Before Red Line trains began whizzing under the streets of Cambridge, before professional baseball existed - let alone Fenway Park, before a single note was played inside Symphony Hall, two yellowwood trees reached into the sky in front of First Church in Cambridge, just across from the Common.
Thursday, after 142 year run, the venerable trees came down.
Shortly before 11 o’clock on Wednesday morning, with a few dozen church leaders, members, and school kids looking on, the chainsaws were fired up and leaf-strewn limbs began falling from the sky onto the lawn in front of First Church of Cambridge.
When it became clear that the church’s two majestic yellowwood trees had reached their end, and would have to be removed, First Church senior minister Dan Smith did what he does: He prepared a sermon.
"I wanted to give the congregation some context, a heads up to prepare their hearts for this great loss," Smith said. "This is a bittersweet day. It’s a sad day, but its also a day that we can share in the context of a cycle of life and death and rebirth. So I told the story of these trees being planted by Asa Gray, the famous Harvard botanist."
Gray, today considered the most important American botanist of the 19th century, was also a deacon at First Church — and a close colleague and proponent of Charles Darwin. As proud as church members are of their trees’ provenance, Smith says it’s a more personal history that resonates with his congregation.
"These trees have spanned over three centuries, and parents and grandparents and great-grandparents have watched these trees," he said.
Kate Judd was among the church members who attended Smith’s sermon.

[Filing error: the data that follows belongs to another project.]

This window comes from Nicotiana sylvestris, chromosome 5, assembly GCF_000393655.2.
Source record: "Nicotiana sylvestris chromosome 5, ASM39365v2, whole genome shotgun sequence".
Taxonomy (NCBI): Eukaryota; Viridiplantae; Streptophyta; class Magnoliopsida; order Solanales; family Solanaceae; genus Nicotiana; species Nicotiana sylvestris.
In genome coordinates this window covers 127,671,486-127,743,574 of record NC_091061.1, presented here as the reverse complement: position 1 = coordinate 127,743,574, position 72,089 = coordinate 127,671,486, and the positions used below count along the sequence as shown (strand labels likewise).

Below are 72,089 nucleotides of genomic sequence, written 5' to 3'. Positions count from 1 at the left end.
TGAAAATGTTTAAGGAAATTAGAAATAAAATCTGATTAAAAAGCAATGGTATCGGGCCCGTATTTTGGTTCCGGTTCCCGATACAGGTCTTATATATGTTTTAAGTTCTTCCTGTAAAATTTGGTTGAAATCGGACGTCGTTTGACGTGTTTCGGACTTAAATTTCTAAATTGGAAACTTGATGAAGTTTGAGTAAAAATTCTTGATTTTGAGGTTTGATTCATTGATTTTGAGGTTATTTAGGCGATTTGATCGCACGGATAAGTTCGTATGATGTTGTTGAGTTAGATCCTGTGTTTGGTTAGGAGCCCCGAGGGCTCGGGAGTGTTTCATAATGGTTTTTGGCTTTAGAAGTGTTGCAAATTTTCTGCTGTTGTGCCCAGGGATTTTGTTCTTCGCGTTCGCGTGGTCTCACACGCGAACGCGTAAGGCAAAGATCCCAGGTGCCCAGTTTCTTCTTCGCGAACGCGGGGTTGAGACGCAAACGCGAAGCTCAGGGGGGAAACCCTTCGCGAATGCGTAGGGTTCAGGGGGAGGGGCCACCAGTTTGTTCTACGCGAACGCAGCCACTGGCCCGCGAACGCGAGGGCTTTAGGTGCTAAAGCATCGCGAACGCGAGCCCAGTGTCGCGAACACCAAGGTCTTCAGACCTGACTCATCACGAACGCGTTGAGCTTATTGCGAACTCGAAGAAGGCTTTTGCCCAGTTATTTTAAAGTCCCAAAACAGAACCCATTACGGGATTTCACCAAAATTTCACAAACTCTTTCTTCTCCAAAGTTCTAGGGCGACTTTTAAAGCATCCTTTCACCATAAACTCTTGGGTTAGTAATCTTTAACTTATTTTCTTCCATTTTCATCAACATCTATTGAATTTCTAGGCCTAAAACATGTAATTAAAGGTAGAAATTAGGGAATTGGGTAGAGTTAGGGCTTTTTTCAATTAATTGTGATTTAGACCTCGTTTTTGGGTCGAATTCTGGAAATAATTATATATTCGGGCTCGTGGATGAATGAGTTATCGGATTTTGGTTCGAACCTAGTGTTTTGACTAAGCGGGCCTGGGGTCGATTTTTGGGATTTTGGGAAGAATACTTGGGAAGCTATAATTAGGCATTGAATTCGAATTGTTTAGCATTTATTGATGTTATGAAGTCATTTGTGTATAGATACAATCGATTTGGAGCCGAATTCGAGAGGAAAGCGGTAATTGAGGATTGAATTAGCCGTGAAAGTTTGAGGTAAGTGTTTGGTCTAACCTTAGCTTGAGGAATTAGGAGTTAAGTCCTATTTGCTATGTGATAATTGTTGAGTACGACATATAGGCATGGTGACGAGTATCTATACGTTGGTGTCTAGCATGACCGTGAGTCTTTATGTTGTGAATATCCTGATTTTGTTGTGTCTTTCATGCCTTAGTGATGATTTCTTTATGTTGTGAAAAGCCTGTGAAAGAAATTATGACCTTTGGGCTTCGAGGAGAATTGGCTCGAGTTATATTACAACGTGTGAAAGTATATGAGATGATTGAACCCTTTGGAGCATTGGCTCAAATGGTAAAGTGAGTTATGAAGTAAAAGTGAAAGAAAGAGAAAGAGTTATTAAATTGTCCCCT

"After the service we came out here and hugged the trees and blessed the trees and gave our memories of the trees," Judd said.
Those fond memories included countless post-church chats, thousands of wedding and baptism photos, even a successful courtship. And it’s not just church members who’ll miss the yellowwoods towering over Garden Street.
"Well time passes, you know," said Al Vaughn. "Nature takes its course."
Vaughn works at the Sheraton Commander hotel next door. For 14 years, he’s passed the trees every day coming to and from work.
"They give us tremendous energy they really do," he said. "They give us spiritual energy that is unsurpassed."
The trees’ story doesn’t end here today. Karen Case, a minister at the church, was busy collecting seedpods amidst the falling leaves and branches.
"These are yellowwood seeds that we’re going to send to Arnold Arboretum to see if they can propagate some new trees from these same old ones," Case said.
They’ll also send seeds to Mt Auburn Cemetery, where Asa Green is buried. As for the trees themselves?
"We’re harvesting as much as we can of the trees to make bowls — communion bowls, crosses — to preserve the trees," said Don Johnson, co-chair of First Church’s buildings and grounds committee.
And perhaps, most importantly, there will now plenty of light on the lawn for the two saplings planted a few years back to flourish. They are, of course, both yellowwoods.
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